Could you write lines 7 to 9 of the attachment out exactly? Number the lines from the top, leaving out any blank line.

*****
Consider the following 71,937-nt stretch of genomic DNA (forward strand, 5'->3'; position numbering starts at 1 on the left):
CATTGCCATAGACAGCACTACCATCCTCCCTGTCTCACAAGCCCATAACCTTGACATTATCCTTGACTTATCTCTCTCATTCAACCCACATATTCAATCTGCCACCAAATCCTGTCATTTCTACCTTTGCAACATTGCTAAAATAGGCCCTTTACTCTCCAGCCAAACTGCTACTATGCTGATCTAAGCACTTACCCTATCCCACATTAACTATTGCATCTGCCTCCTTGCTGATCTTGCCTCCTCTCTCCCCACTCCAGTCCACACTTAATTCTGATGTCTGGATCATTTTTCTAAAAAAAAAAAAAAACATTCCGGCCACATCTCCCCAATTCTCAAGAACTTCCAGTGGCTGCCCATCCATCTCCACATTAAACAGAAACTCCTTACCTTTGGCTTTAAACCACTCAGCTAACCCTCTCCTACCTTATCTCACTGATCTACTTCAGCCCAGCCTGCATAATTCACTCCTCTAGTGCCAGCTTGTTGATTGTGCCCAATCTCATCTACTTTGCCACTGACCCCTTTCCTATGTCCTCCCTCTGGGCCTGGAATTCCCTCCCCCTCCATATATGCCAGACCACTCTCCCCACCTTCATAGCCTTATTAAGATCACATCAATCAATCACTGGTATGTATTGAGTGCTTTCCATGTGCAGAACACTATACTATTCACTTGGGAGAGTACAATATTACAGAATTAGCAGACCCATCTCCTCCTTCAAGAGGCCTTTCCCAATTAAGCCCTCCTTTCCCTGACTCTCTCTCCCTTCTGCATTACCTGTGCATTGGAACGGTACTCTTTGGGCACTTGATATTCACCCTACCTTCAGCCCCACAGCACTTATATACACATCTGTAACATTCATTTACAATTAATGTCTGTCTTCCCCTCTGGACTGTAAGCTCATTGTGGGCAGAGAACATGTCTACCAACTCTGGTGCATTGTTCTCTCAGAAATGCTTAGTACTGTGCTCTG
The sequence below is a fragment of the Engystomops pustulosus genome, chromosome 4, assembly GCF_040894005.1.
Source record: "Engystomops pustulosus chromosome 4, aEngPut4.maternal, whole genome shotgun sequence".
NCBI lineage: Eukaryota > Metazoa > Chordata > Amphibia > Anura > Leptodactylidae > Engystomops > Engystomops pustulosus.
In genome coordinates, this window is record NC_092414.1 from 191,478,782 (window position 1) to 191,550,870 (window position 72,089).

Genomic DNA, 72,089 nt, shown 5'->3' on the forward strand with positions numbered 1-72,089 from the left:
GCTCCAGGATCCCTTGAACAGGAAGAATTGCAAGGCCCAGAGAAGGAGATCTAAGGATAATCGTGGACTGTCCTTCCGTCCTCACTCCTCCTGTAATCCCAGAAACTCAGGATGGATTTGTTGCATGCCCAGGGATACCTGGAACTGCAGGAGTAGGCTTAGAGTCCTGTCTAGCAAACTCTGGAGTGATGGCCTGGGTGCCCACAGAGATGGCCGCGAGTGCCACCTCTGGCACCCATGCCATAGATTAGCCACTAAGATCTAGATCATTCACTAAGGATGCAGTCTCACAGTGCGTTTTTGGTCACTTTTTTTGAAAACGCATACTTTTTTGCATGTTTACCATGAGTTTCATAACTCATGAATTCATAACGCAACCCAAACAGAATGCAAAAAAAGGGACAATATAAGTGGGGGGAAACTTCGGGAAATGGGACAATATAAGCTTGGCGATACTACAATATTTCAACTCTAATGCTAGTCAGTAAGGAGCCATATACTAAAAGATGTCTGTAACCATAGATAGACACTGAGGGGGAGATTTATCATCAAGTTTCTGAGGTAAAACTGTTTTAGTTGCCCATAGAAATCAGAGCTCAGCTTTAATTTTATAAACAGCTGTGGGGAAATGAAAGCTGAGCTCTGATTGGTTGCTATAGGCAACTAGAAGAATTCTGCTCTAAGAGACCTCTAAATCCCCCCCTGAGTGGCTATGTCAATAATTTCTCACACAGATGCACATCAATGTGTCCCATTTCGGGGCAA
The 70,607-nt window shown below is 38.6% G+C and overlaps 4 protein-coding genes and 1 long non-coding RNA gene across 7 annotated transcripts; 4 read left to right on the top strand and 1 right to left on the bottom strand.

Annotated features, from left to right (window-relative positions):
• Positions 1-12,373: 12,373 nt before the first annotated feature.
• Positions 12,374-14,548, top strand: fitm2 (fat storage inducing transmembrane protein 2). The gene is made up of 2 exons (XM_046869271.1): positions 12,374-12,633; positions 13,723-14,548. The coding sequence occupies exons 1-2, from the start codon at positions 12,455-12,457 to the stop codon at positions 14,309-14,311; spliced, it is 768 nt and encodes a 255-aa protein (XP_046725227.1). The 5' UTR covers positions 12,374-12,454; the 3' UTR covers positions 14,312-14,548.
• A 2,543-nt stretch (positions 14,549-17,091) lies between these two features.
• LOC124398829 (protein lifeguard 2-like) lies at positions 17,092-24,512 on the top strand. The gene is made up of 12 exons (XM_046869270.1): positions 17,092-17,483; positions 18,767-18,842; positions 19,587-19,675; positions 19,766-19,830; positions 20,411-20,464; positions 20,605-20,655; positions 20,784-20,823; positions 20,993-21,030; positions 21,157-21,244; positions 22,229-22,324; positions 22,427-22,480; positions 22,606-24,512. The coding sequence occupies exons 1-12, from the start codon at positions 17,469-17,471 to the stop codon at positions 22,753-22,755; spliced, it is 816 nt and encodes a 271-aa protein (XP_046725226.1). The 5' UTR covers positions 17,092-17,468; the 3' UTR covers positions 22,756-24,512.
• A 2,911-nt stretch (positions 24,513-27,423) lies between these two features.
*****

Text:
Genomic DNA, 72,089 nt, shown 5'->3' on the forward strand with positions numbered 1-72,089 from the left:
GCTCCAGGATCCCTTGAACAGGAAGAATTGCAAGGCCCAGAGAAGGAGATCTAAGGATAATCGTGGACTGTCCTTCCGTCCTCACTCCTCCTGTAATCCCAGAAACTCAGGATGGATTTGTTGCATGCCCAGGGATACCTGGAACTGCAGGAGTAGGCTTAGAGTCCTGTCTAGCAAACTCTGGAGTGATGGCCTGGGTGCCCACAGAGATGGCCGCGAGTGCCACCTCTGGCACCCATGCCATAGATTAGCCACTAAGATCTAGATCATTCACTAAGGATGCAGTCTCACAGTGCGTTTTTGGTCACTTTTTTTGAAAACGCATACTTTTTTGCATGTTTACCATGAGTTTCATAACTCATGAATTCATAACGCAACCCAAACAGAATGCAAAAAAAGGGACAATATAAGTGGGGGGAAACTTCGGGAAATGGGACAATATAAGCTTGGCGATACTACAATATTTCAACTCTAATGCTAGTCAGTAAGGAGCCATATACTAAAAGATGTCTGTAACCATAGATAGACACTGAGGGGGAGATTTATCATCAAGTTTCTGAGGTAAAACTGTTTTAGTTGCCCATAGAAATCAGAGCTCAGCTTTAATTTTATAAACAGCTGTGGGGAAATGAAAGCTGAGCTCTGATTGGTTGCTATAGGCAACTAGAAGAATTCTGCTCTAAGAGACCTCTAAATCCCCCCCTGAGTGGCTATGTCAATAATTTCTCACACAGATGCACATCAATGTGTCCCATTTCGGGGCAA
The 70,607-nt window shown below is 38.6% G+C and overlaps 4 protein-coding genes and 1 long non-coding RNA gene across 7 annotated transcripts; 4 read left to right on the top strand and 1 right to left on the bottom strand.